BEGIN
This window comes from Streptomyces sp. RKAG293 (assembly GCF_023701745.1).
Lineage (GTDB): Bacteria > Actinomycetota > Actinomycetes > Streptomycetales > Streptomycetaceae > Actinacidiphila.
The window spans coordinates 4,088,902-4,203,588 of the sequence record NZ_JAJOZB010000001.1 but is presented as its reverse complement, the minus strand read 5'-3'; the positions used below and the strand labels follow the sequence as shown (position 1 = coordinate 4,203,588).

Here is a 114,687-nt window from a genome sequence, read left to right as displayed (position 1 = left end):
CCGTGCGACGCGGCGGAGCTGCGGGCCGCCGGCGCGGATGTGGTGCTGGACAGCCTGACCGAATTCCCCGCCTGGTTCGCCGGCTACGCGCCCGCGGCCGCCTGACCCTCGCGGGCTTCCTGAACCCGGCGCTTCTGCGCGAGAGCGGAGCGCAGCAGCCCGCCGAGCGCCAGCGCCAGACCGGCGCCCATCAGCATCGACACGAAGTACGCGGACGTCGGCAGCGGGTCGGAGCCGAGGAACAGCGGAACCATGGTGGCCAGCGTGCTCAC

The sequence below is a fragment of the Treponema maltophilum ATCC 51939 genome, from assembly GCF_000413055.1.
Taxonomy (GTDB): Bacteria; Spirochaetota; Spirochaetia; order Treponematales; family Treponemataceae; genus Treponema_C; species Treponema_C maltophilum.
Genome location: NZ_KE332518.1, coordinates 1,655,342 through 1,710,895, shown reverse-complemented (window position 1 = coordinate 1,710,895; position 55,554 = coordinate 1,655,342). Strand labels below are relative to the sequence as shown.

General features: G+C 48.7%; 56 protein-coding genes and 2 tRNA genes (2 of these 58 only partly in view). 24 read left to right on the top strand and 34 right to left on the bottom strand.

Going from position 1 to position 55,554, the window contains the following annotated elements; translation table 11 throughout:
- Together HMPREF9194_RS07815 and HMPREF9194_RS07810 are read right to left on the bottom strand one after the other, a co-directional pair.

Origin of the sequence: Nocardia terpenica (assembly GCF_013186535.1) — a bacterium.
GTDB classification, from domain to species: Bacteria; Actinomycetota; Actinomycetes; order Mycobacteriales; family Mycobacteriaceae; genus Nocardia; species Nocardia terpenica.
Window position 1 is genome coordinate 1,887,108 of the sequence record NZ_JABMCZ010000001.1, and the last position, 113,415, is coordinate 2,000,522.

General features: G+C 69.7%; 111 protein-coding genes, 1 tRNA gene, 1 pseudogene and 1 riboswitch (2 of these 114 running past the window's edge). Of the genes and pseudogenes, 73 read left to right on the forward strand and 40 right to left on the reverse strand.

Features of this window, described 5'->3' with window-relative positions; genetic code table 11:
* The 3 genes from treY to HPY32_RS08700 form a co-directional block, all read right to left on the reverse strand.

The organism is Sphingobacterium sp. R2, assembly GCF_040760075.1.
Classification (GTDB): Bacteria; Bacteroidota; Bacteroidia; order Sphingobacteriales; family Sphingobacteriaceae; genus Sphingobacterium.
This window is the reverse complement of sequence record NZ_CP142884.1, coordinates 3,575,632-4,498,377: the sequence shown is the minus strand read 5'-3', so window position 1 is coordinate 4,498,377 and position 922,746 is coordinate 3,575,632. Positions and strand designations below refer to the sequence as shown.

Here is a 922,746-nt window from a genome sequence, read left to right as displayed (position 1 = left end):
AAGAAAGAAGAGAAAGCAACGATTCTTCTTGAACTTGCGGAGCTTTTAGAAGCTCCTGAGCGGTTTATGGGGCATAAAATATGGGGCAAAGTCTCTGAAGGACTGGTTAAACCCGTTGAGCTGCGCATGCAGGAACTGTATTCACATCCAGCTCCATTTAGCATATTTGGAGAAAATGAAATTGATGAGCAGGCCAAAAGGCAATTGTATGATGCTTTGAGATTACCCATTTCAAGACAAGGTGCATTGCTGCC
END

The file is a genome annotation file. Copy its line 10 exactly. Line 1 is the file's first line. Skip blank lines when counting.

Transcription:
Going from position 1 to position 55,554, the window contains the following annotated elements; translation table 11 throughout: